A number of the problems presented could be markedly improved or resolved by adopting a formal project management organizational structure in the entire company or just in the R&D unit. The R&D organization is probably an excellent proving ground for the introduction of project management to the company. A
major reorganization such as the introduction of project management, preferably as a matrix type of structure, is a difficult task. The implementation of such a reorganization must be carefully planned, and a formal implementation program must be prepared. Generally, the success of such a major organizational change will depend not only on effective planning and implementation, but also on the degree of commitment of upper management. A well-planned project management approach should include solutions to the problems present in informal project management.
Although this discussion has centered on the problems commonly present in informal project management in small-company R&D laboratories, many successful projects can be, and have been, completed in this environment. Efforts by individuals to solve or minimize these problems personally have produced very acceptable program results. However, in these cases, success depends on the management skills of the individual and his or her understanding of the business environment. Personal experience indicates that many scientists and engineers, especially those involved in development projects, are at least cognizant of many of the business considerations that can affect the implementation of their development projects, such as costs, acceptable versus superior performance, and time constraints.4 This observation may be influenced by the small-company environment that allows one to obtain a good perspective of the entire business more easily than in a larger company. In fact, the small company may be a good training environment for project managers because of this more accessible vista of the overall organization, and because, since resources are usually limited, the small-company engineer or scientist must be more self-reliant and learn to perform a number of varied skills using a wide range of tools.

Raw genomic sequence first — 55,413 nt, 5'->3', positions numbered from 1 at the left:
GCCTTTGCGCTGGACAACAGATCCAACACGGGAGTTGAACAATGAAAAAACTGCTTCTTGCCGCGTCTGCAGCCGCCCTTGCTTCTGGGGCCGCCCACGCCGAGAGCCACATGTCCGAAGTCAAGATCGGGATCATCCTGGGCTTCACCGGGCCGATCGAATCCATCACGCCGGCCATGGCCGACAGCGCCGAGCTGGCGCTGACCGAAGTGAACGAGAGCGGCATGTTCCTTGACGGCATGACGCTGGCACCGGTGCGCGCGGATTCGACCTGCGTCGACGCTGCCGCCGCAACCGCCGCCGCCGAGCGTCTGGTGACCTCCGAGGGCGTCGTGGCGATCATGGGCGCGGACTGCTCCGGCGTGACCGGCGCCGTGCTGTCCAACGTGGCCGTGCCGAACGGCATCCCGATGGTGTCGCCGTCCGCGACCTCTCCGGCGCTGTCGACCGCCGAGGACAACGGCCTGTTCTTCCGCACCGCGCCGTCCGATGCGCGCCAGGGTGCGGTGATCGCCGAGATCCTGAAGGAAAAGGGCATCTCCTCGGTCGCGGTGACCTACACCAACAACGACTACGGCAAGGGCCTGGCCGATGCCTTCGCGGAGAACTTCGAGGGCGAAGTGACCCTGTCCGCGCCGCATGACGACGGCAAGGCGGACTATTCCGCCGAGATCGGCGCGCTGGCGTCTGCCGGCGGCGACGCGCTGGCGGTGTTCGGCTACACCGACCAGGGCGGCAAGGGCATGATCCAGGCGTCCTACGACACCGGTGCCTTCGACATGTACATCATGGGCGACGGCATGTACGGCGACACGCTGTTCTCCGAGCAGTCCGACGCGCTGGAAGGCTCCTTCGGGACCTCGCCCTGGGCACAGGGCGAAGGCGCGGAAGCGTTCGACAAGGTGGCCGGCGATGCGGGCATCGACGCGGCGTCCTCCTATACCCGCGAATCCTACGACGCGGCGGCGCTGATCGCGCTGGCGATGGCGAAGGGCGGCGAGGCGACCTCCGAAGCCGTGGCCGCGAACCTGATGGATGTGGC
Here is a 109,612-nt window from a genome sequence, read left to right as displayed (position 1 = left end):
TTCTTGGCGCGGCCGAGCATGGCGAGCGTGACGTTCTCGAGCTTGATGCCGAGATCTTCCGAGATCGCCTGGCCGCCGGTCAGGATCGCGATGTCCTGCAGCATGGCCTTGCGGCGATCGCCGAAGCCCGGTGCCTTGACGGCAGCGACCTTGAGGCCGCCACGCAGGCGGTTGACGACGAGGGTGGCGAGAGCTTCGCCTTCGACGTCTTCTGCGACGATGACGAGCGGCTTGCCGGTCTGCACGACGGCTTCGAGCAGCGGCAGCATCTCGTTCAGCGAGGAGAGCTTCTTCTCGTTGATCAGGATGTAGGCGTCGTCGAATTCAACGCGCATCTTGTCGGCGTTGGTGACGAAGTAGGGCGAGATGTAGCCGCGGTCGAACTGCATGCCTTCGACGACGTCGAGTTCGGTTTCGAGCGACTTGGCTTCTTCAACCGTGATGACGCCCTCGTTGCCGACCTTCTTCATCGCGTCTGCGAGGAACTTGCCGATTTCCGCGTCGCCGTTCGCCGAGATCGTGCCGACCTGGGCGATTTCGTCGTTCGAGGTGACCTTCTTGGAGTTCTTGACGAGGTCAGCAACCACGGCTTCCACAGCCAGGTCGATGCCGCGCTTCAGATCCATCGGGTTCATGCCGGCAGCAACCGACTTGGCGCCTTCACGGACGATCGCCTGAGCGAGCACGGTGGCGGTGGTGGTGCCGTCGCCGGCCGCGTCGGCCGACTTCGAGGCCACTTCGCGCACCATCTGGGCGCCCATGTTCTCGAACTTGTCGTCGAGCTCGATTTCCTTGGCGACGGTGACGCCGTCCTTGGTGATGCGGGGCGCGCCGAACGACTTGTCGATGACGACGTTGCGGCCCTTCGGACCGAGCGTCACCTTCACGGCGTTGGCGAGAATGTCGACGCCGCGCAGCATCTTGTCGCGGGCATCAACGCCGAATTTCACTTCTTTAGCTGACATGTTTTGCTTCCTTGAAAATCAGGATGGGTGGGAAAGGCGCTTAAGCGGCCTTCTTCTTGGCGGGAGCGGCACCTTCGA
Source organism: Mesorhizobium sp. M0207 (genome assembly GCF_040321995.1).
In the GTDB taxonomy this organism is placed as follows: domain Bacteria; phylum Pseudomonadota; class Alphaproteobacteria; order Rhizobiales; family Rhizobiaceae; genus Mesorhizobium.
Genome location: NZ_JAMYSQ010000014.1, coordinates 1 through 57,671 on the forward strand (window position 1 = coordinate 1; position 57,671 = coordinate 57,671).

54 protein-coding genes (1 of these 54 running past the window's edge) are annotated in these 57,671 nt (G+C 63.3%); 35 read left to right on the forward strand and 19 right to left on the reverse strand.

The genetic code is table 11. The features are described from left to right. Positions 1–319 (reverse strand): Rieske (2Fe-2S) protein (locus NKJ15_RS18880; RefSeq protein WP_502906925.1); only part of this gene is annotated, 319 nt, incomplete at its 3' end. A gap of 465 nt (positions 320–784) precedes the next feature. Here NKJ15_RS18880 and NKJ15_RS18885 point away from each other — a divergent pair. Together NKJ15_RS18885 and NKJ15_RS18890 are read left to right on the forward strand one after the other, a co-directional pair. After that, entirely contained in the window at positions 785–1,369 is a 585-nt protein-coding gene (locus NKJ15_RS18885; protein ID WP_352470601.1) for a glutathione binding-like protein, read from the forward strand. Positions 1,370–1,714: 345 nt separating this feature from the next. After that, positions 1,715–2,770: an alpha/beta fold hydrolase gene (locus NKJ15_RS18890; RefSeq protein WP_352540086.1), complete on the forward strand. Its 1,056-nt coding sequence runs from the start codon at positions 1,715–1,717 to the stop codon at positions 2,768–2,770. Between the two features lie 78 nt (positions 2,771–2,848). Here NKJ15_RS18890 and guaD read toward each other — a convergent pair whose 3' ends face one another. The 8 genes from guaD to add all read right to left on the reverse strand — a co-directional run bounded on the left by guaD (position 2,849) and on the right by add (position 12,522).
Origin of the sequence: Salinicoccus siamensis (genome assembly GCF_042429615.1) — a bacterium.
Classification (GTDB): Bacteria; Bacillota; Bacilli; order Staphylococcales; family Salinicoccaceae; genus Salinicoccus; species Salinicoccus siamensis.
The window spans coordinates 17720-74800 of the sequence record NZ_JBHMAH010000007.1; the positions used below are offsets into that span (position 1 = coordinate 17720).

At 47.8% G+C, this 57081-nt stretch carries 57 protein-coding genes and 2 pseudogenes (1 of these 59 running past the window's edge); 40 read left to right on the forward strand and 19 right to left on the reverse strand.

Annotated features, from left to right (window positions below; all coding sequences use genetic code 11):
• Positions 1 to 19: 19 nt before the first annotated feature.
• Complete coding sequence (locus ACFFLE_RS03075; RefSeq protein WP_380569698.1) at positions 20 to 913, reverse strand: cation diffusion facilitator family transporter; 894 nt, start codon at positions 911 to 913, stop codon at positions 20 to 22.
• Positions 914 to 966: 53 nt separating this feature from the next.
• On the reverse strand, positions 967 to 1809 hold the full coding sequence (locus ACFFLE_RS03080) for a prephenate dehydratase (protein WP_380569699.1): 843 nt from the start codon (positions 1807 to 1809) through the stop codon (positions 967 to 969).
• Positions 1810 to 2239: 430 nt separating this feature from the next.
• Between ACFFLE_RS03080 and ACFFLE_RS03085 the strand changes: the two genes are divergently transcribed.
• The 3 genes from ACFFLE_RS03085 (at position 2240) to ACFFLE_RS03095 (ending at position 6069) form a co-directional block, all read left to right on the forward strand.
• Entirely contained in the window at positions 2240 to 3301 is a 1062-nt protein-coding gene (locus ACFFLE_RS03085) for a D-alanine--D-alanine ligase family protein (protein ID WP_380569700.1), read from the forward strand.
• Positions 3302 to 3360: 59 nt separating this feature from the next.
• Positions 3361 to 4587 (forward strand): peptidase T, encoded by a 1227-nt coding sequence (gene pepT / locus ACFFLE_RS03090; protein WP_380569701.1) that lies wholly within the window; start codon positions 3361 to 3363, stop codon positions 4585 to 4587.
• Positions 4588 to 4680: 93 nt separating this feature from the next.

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What you need to know about… Project Management Made Easy! Project management consists of more than just a large building project and can encompass small projects as well. No matter what the size of your project, you need to have some sort of project management. How you manage your project has everything to do with its outcome.